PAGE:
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Problem Set [pdf]

Problem Set [pdf]

Problem Set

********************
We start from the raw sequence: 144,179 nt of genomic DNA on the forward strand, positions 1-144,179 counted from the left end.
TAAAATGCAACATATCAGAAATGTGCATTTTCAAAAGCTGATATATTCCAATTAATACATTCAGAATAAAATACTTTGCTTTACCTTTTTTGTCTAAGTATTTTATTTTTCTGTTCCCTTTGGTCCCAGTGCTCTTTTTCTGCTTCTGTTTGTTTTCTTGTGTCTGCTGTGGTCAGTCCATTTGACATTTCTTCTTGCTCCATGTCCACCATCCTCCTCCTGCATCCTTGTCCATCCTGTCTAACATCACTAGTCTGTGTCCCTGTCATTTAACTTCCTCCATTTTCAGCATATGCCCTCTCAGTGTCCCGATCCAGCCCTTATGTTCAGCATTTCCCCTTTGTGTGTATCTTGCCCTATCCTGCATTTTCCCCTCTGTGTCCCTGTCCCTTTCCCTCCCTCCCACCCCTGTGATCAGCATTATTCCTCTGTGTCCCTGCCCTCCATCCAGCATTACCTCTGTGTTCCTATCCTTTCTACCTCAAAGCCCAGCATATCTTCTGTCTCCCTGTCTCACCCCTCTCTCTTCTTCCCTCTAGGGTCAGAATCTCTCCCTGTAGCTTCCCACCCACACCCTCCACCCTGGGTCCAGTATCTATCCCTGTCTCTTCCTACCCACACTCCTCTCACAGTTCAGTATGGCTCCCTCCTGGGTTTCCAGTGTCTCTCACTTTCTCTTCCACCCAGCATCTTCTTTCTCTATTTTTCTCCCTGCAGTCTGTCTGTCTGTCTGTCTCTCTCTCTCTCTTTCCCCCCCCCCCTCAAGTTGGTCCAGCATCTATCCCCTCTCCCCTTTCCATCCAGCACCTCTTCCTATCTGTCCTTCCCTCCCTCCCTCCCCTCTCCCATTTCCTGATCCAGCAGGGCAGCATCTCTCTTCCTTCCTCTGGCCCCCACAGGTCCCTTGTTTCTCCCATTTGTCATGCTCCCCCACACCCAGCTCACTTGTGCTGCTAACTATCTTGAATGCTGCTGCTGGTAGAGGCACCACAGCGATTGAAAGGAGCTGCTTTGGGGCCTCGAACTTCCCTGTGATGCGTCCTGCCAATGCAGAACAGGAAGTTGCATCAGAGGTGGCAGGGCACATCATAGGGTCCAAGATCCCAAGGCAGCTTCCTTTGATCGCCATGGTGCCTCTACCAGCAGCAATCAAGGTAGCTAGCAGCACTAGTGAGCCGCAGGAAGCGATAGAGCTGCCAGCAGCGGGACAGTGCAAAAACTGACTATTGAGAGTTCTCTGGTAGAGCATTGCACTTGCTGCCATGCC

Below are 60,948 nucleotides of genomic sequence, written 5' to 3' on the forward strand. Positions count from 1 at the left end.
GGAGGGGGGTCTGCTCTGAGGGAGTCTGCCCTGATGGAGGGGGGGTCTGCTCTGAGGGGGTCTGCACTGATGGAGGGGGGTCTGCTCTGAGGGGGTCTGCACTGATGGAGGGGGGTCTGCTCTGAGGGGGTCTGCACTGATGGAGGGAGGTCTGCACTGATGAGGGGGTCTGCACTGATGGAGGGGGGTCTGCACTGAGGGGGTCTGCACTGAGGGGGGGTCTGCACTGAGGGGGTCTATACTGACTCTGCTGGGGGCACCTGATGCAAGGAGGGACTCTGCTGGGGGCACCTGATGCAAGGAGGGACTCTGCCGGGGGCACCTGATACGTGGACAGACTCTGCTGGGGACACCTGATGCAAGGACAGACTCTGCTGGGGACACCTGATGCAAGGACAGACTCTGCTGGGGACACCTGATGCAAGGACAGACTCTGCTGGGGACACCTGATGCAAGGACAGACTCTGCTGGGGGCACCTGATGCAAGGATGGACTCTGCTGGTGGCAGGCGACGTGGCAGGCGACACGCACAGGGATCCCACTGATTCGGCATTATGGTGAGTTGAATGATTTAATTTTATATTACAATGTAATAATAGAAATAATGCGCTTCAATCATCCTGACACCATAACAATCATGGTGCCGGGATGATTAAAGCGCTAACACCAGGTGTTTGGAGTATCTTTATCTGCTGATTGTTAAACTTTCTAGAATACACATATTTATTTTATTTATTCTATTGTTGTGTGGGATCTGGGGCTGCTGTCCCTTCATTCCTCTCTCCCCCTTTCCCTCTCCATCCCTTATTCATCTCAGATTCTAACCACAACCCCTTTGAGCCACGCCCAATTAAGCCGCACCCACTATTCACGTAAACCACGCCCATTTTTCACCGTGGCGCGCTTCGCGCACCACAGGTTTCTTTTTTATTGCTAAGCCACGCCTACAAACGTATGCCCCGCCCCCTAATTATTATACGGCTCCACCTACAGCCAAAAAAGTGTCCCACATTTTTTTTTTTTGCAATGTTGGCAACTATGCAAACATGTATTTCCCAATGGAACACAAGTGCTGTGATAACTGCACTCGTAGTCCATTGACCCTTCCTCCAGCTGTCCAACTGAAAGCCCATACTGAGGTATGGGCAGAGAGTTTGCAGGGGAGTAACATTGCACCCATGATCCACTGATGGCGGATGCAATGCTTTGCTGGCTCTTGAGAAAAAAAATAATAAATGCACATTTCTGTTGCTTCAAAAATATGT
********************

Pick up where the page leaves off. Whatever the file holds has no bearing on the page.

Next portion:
Condensed Matter Option SUPERCONDUCTIVITY Problems 2013 1. (a) Describe briefly the Meissner effect in a superconductor. Explain why a superconductor cannot be considered as a merely a metal with perfect electrical conduction. (b) The charge carriers in superconductor (mass m ∗ , charge −q, number n per unit volume) carry a current density J. By equating the canonical momentum p = m ∗ v + qA to zero, derive the London equation ∇ × J = − B µ 0 λ 2 , and find λ in terms of q, n and m ∗ . By considering a magnetic field applied tangentially to the x = 0 plane, show that this result leads to the Meissner effect in a superconductor located in the half space x > 0. (c) Estimate λ for a typical superconductor using reasonable values of n and m ∗ . 2. Lead has a critical field B c of about 0.07 T at 4.2 K. A magnetic field is applied along the axis of a lead cylinder which has an axial hole of 1 cm inner diameter. The applied field is reduced to zero from an initial value of 1 T. (a) Draw sketches to show the lines of flux at the various stages of this process. (b) Estimate the magnetic dipole moment per unit length of the cylinder with its trapped flux. Is flux quantization in this problem something about which to be concerned (c) Calculate the magnitude of the surface currents per unit length circulating within the surface of the central hole. Estimate the current density within a London penetration depth of the surface. (d) A sample of tin containing a hole of diameter 10 −5 m is cooled through its transition temperature in a magnetic field of 10 −4 T applied parallel to the axis of the hole. Calculate the number of trapped flux quanta. 3. Empirically it is found that the temperature dependence of the critical field B c of a type-I superconductor is given by ( ) ] T 2 B c = B 0 [1 − . T c Use this to show that the entropy S s per unit volume of the superconducting state is lower than that of the normal state S n . Furthermore, show that S n − S s = aT − bT 3 where a and b are constants, and that S n = S s when T = T c . Sketch the heat capacity of such a superconductor with B = 0 as a function of T . Show that the drop in heat capacity at T c has magnitude ∆C = 4B 2 0 /(µ 0T c ) per unit volume. Calculate ∆C for a conventional superconductor with B 0 = 0.08 T and T c = 7 K. 4. (a) What is the evidence for the energy gap in a superconductor (b) Why does the energy gap lead to superconductivity in certain metals but to large resistivity in intrinsic semiconductors (c) Explain why an energy gap might be expected in superconductors on the basis of the BCS theory

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